Fu­elling the vi­sion

Jamaica Gleaner - - OPINION & COMMENTARY - Peter Espeut Peter Espeut is a so­ci­ol­o­gist and development sci­en­tist. Email feed­back to col­umns@glean­erjm.com.

THE PO­LIT­I­CAL com­men­ta­tors have ob­served that the cam­paign of the Peo­ple’s Na­tional Party (PNP) lead­ing up to this week’s lo­cal govern­ment elec­tions lacked en­ergy. The JEEP had run out of gas, per­haps. It takes cash to run elec­tions and to buy votes, and the PNP was short of po­lit­i­cal fund­ing, which is a story in it­self.

Why did the pri­vate sec­tor with­hold con­tri­bu­tions from the PNP? Surely, the re­cent cam­paign do­na­tions scan­dal was part of it. If peo­ple are un­cer­tain whether the hard­earned cash they shell out to their party to help them win an elec­tion is go­ing to end up in some­one’s pri­vate pocket, maybe they won’t give any­thing at all, or maybe just a smalls. Is this an op­por­tune time to re­new the call for trans­parency in cam­paign fi­nanc­ing, with full dis­clo­sure of sources and amounts, and pub­lished an­nual ac­counts?

This is part of it, but it can’t be the whole story of why the PNP lacked fund­ing. When you are in op­po­si­tion, and you have no con­tracts or waivers to of­fer, that is when you know who your real friends are. Since there was no ‘quo’, there won’t be any ‘quid’. Maybe the PNP has for­got­ten how to do real fundrais­ing.

What both­ers me about the J$600-mil­lion pre-elec­tion bush­ing ex­er­cise was not just that it hap­pened (this sort of thing al­ways hap­pens be­fore elec­tions and be­fore Christ­mas and In­de­pen­dence), but that the con­tracts to do this Ja­maica Labour Party (JLP) Crash Pro­gramme were not ten­dered (Could a PNP con­trac­tor have ever won it?), which means that it be­came an op­por­tu­nity for kick­backs. This sort of po­lit­i­cal work is usu­ally given to po­lit­i­cally af­fil­i­ated mid­dle­men who hire the green-shirted ‘bush­ers’, pay them low wages, and dis­pose of the rest in their best in­ter­ests.


In the first place, this whole episode is sure ev­i­dence of the po­lit­i­cal naivete and in­ex­pe­ri­ence of the JLP. Long ago, the PNP an­nounced that no or­ange shirts were to be worn dur­ing pub­lic road­work, to make it that much harder to de­tect partisan work al­lo­ca­tion. Why didn’t the JLP do the same, right up front? The JLP has been out of power for a long time and has for­got­ten the run­nings.

In the sec­ond place, we need to know who the con­trac­tors are. This is the sort of work that Dudus and his PNP equiv­a­lents used to do. Is this J$600-mil­lion bush-clear­ing project po­lit­i­cal cam­paign fi­nanc­ing by an­other name? The PNP is com­plain­ing; the party knows the run­nings. None of their con­trac­tors got any of the work. That is their real prob­lem.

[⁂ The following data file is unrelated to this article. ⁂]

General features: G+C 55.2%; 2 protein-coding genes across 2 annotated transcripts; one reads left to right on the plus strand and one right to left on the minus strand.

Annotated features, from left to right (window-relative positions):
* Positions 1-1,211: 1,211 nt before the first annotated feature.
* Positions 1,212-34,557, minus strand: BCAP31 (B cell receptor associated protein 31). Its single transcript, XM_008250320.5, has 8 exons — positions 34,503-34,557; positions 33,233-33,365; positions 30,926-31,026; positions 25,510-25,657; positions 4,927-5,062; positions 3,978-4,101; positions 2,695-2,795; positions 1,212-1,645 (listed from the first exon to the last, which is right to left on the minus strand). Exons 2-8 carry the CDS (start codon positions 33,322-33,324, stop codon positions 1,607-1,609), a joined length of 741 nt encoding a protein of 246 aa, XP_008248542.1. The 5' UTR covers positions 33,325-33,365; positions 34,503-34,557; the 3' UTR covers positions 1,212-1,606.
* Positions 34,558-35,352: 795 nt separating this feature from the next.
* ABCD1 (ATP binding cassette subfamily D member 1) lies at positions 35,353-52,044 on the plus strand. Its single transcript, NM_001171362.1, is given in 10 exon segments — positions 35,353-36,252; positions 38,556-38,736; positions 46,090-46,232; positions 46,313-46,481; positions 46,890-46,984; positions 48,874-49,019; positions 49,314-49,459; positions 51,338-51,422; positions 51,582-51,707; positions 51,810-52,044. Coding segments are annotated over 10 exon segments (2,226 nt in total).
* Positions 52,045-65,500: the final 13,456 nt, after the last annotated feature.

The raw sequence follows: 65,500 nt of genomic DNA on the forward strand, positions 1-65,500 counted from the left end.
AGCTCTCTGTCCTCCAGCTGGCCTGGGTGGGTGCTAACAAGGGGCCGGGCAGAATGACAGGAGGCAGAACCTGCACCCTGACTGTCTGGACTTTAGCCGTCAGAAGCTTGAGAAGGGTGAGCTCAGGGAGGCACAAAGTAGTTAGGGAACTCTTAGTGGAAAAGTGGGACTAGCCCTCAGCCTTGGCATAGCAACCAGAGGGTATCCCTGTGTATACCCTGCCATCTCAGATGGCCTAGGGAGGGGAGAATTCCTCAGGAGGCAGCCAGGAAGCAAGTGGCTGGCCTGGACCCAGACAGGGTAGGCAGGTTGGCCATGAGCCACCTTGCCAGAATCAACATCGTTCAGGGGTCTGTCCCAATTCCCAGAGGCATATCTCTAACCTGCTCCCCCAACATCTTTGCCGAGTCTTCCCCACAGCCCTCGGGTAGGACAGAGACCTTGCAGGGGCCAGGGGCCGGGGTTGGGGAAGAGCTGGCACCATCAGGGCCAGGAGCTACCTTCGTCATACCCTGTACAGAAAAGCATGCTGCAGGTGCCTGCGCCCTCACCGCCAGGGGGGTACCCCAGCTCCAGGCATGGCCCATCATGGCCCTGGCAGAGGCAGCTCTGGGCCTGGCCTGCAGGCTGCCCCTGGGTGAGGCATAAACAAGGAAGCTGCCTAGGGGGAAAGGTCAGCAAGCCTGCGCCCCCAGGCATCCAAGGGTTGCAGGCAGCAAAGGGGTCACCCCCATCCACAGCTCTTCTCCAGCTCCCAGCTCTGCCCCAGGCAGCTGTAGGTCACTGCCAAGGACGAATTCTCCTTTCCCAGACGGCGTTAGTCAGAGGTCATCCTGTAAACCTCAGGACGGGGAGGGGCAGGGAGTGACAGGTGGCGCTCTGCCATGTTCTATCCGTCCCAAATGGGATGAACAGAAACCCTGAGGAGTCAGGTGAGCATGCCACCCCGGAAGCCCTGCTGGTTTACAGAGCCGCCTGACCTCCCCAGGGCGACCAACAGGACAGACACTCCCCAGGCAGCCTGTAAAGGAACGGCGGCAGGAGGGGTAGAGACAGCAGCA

Will we ever see au­dited fi­nan­cials from these con­trac­tors show­ing how the money was spent? How much was paid to the bush­ers, and how much went else­where? Surely, any en­tity re­ceiv­ing pub­lic money must have an obli­ga­tion to show that the money was prop­erty spent and that the coun­try has re­ceived value for money spent?

I look for­ward to the re­port of the con­trac­tor gen­eral into this mat­ter.


Surely, the work­ings of this elec­tion must show the pri­vate sec­tor where their real power lies in the Ja­maican po­lit­i­cal sys­tem: With­hold your po­lit­i­cal con­tri­bu­tions and the par­ties are un­able to func­tion as they wish to and are brought to their knees. The pri­vate sec­tor has an obli­ga­tion to lobby hard to en­sure that their po­lit­i­cal con­tri­bu­tions are not used for any ne­far­i­ous pur­pose, like to pur­chase guns and am­mu­ni­tion, or to buy votes.

This is the time for in­flu­ence to be brought to bear on all par­ties to rid Ja­maica’s body politic of the scourge of po­lit­i­cal cor­rup­tion and in­flu­ence ped­dling.

Be­fore the Fe­bru­ary gen­eral elec­tion, the party cur­rently in power seemed sym­pa­thetic to this idea. Maybe the PNP, in its fallen state, can be brought to see full trans­parency as be­ing in its best in­ter­est.

The An­drew Hol­ness Govern­ment now holds the reins of both cen­tral and lo­cal govern­ment and can work full steam ahead to bring eco­nomic growth and pros­per­ity to this coun­try. Should they do noth­ing else but re­duce po­lit­i­cal cor­rup­tion, they would be more than halfway to­wards their goal.

I chal­lenge the JLP to hold na­tional con­sul­ta­tions to build con­sen­sus to­wards a na­tional vi­sion. Why don’t they dust off the Vi­sion 2030 doc­u­ment from their shelves and spend some time in­ves­ti­gat­ing how those wor­thy ideas may be im­ple­mented?

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